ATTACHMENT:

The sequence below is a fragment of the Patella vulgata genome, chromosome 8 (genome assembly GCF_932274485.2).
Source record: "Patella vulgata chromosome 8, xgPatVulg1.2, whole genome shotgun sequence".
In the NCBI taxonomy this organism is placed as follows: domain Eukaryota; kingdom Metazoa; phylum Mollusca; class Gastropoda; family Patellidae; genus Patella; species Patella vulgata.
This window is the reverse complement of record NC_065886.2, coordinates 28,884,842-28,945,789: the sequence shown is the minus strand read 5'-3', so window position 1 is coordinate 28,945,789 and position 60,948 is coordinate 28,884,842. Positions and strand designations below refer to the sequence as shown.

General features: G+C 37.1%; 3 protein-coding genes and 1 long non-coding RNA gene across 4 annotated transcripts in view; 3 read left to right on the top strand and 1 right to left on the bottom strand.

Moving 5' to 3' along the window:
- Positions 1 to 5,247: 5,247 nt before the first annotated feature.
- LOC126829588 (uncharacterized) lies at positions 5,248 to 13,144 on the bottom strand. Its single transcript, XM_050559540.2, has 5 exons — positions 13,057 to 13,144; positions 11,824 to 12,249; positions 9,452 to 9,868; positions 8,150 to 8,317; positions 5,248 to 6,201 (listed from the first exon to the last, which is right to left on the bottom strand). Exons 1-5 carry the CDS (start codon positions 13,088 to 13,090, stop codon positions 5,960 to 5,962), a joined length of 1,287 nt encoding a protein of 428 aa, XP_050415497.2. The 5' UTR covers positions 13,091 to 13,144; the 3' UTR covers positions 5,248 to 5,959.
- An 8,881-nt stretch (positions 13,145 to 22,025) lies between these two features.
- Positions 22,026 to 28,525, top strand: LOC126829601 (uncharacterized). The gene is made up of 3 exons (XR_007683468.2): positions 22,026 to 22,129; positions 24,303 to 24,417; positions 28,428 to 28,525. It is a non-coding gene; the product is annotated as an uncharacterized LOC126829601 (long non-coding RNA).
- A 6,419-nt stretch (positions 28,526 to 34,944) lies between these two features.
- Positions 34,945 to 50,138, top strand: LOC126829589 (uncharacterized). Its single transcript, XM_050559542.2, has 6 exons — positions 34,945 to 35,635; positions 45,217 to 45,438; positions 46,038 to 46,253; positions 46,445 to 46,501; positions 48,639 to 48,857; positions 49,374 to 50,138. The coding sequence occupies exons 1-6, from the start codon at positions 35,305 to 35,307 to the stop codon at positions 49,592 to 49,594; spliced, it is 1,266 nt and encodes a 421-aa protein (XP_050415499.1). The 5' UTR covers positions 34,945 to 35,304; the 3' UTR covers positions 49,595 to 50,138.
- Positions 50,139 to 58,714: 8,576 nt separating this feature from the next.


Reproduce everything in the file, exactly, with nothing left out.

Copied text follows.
The sequence below is a fragment of the Patella vulgata genome, chromosome 8 (genome assembly GCF_932274485.2).
Source record: "Patella vulgata chromosome 8, xgPatVulg1.2, whole genome shotgun sequence".
In the NCBI taxonomy this organism is placed as follows: domain Eukaryota; kingdom Metazoa; phylum Mollusca; class Gastropoda; family Patellidae; genus Patella; species Patella vulgata.
This window is the reverse complement of record NC_065886.2, coordinates 28,884,842-28,945,789: the sequence shown is the minus strand read 5'-3', so window position 1 is coordinate 28,945,789 and position 60,948 is coordinate 28,884,842. Positions and strand designations below refer to the sequence as shown.

General features: G+C 37.1%; 3 protein-coding genes and 1 long non-coding RNA gene across 4 annotated transcripts in view; 3 read left to right on the top strand and 1 right to left on the bottom strand.

Moving 5' to 3' along the window:
- Positions 1 to 5,247: 5,247 nt before the first annotated feature.
- LOC126829588 (uncharacterized) lies at positions 5,248 to 13,144 on the bottom strand. Its single transcript, XM_050559540.2, has 5 exons — positions 13,057 to 13,144; positions 11,824 to 12,249; positions 9,452 to 9,868; positions 8,150 to 8,317; positions 5,248 to 6,201 (listed from the first exon to the last, which is right to left on the bottom strand). Exons 1-5 carry the CDS (start codon positions 13,088 to 13,090, stop codon positions 5,960 to 5,962), a joined length of 1,287 nt encoding a protein of 428 aa, XP_050415497.2. The 5' UTR covers positions 13,091 to 13,144; the 3' UTR covers positions 5,248 to 5,959.
- An 8,881-nt stretch (positions 13,145 to 22,025) lies between these two features.
- Positions 22,026 to 28,525, top strand: LOC126829601 (uncharacterized). The gene is made up of 3 exons (XR_007683468.2): positions 22,026 to 22,129; positions 24,303 to 24,417; positions 28,428 to 28,525. It is a non-coding gene; the product is annotated as an uncharacterized LOC126829601 (long non-coding RNA).
- A 6,419-nt stretch (positions 28,526 to 34,944) lies between these two features.
- Positions 34,945 to 50,138, top strand: LOC126829589 (uncharacterized). Its single transcript, XM_050559542.2, has 6 exons — positions 34,945 to 35,635; positions 45,217 to 45,438; positions 46,038 to 46,253; positions 46,445 to 46,501; positions 48,639 to 48,857; positions 49,374 to 50,138. The coding sequence occupies exons 1-6, from the start codon at positions 35,305 to 35,307 to the stop codon at positions 49,592 to 49,594; spliced, it is 1,266 nt and encodes a 421-aa protein (XP_050415499.1). The 5' UTR covers positions 34,945 to 35,304; the 3' UTR covers positions 49,595 to 50,138.
- Positions 50,139 to 58,714: 8,576 nt separating this feature from the next.